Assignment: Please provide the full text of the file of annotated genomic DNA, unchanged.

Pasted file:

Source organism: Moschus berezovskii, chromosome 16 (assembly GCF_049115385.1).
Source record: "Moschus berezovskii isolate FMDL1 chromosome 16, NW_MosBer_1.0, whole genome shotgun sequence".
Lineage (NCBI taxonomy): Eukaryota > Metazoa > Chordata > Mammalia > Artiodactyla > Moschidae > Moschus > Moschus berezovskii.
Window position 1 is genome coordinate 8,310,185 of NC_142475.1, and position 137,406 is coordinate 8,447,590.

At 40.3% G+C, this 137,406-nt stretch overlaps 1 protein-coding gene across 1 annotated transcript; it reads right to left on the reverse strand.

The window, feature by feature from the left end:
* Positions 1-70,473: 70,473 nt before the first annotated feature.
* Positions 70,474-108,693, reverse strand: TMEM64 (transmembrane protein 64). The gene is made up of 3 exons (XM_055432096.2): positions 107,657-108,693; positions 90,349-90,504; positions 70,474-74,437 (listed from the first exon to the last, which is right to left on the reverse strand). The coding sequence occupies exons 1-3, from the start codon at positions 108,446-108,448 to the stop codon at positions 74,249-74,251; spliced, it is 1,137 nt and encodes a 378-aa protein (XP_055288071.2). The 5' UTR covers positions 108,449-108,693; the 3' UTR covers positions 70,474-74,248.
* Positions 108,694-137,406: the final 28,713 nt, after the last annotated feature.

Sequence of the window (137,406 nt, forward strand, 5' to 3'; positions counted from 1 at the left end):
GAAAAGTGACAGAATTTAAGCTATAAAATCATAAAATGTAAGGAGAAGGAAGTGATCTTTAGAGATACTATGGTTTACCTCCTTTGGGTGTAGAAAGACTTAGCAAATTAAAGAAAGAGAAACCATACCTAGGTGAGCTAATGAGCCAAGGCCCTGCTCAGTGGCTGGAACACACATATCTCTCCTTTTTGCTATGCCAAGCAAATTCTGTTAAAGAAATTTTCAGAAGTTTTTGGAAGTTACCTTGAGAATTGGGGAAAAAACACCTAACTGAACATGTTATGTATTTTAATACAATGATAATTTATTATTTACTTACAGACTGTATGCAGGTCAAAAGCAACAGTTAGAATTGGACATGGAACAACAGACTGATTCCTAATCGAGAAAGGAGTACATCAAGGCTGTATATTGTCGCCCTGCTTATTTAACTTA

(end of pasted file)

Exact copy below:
Source organism: Moschus berezovskii, chromosome 16 (assembly GCF_049115385.1).
Source record: "Moschus berezovskii isolate FMDL1 chromosome 16, NW_MosBer_1.0, whole genome shotgun sequence".
Lineage (NCBI taxonomy): Eukaryota > Metazoa > Chordata > Mammalia > Artiodactyla > Moschidae > Moschus > Moschus berezovskii.
Window position 1 is genome coordinate 8,310,185 of NC_142475.1, and position 137,406 is coordinate 8,447,590.

At 40.3% G+C, this 137,406-nt stretch overlaps 1 protein-coding gene across 1 annotated transcript; it reads right to left on the reverse strand.

The window, feature by feature from the left end:
* Positions 1-70,473: 70,473 nt before the first annotated feature.
* Positions 70,474-108,693, reverse strand: TMEM64 (transmembrane protein 64). The gene is made up of 3 exons (XM_055432096.2): positions 107,657-108,693; positions 90,349-90,504; positions 70,474-74,437 (listed from the first exon to the last, which is right to left on the reverse strand). The coding sequence occupies exons 1-3, from the start codon at positions 108,446-108,448 to the stop codon at positions 74,249-74,251; spliced, it is 1,137 nt and encodes a 378-aa protein (XP_055288071.2). The 5' UTR covers positions 108,449-108,693; the 3' UTR covers positions 70,474-74,248.
* Positions 108,694-137,406: the final 28,713 nt, after the last annotated feature.

Sequence of the window (137,406 nt, forward strand, 5' to 3'; positions counted from 1 at the left end):
GAAAAGTGACAGAATTTAAGCTATAAAATCATAAAATGTAAGGAGAAGGAAGTGATCTTTAGAGATACTATGGTTTACCTCCTTTGGGTGTAGAAAGACTTAGCAAATTAAAGAAAGAGAAACCATACCTAGGTGAGCTAATGAGCCAAGGCCCTGCTCAGTGGCTGGAACACACATATCTCTCCTTTTTGCTATGCCAAGCAAATTCTGTTAAAGAAATTTTCAGAAGTTTTTGGAAGTTACCTTGAGAATTGGGGAAAAAACACCTAACTGAACATGTTATGTATTTTAATACAATGATAATTTATTATTTACTTACAGACTGTATGCAGGTCAAAAGCAACAGTTAGAATTGGACATGGAACAACAGACTGATTCCTAATCGAGAAAGGAGTACATCAAGGCTGTATATTGTCGCCCTGCTTATTTAACTTA